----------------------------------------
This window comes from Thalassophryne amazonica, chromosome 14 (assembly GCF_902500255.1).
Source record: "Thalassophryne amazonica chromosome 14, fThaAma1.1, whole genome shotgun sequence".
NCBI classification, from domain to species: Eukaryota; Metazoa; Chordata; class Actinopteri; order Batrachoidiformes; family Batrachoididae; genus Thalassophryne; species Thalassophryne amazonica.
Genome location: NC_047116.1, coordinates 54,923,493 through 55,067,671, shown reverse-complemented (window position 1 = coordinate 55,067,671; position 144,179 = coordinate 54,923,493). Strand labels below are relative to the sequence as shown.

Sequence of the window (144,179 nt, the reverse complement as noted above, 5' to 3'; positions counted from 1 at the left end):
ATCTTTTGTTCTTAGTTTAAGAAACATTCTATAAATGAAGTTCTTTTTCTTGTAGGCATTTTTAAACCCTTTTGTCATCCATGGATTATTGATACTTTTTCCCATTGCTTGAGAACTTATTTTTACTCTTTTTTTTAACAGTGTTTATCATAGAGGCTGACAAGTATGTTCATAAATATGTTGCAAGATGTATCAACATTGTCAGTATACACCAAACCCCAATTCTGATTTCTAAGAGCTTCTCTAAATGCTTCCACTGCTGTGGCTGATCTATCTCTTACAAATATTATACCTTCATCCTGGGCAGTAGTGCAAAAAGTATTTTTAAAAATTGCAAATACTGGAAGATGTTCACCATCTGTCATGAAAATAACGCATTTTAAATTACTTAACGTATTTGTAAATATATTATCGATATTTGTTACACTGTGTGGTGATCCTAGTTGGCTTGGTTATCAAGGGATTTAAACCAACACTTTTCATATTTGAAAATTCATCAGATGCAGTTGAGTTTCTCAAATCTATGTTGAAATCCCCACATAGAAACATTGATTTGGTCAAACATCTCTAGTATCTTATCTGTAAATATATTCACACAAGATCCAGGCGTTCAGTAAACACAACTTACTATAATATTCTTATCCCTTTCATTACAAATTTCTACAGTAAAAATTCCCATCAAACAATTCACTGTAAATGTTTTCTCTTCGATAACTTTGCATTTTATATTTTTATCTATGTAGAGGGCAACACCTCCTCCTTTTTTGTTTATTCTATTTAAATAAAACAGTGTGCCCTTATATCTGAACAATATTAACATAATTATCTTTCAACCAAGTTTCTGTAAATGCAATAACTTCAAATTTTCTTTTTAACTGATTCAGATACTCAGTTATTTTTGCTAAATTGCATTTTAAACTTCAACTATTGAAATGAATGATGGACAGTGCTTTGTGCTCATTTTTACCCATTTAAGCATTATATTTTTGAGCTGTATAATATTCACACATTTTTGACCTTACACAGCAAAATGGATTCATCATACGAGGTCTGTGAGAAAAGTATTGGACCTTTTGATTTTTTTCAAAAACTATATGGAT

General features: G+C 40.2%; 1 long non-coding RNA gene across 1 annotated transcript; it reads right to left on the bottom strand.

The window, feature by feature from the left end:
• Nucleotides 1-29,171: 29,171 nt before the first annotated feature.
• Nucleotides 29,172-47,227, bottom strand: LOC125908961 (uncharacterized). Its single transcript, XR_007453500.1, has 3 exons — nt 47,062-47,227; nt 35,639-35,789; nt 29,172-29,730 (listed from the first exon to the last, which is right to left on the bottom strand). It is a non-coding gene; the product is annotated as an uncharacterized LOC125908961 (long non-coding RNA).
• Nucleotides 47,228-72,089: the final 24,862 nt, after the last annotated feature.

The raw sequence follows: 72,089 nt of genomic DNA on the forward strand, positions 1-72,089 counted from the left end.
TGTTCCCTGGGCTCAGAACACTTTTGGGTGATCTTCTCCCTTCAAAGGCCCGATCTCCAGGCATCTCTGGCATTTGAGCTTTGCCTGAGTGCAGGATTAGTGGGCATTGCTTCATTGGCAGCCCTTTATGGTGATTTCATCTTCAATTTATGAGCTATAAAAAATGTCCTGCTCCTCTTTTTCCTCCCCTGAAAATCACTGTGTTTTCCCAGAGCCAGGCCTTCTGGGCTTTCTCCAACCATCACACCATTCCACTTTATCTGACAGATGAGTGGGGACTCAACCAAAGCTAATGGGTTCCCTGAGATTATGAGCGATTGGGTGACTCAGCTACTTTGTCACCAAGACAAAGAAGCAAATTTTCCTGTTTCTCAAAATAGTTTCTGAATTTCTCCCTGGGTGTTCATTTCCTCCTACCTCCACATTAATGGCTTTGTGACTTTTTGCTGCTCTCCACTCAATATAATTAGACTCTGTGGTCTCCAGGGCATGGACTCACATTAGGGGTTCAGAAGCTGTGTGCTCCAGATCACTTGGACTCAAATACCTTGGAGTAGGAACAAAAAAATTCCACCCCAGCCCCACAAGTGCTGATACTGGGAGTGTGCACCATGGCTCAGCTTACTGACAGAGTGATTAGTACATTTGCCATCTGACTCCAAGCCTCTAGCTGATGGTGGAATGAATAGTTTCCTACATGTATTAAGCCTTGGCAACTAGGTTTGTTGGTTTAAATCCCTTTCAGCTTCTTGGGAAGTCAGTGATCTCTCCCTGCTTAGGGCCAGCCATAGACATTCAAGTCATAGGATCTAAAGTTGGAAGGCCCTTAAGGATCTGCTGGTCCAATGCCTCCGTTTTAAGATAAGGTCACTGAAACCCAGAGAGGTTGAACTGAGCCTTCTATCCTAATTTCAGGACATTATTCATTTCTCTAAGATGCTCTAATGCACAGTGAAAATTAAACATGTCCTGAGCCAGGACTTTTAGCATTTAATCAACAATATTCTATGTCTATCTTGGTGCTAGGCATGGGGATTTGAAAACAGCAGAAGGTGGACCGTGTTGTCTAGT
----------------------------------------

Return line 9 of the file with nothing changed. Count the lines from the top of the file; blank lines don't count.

• Nucleotides 1-29,171: 29,171 nt before the first annotated feature.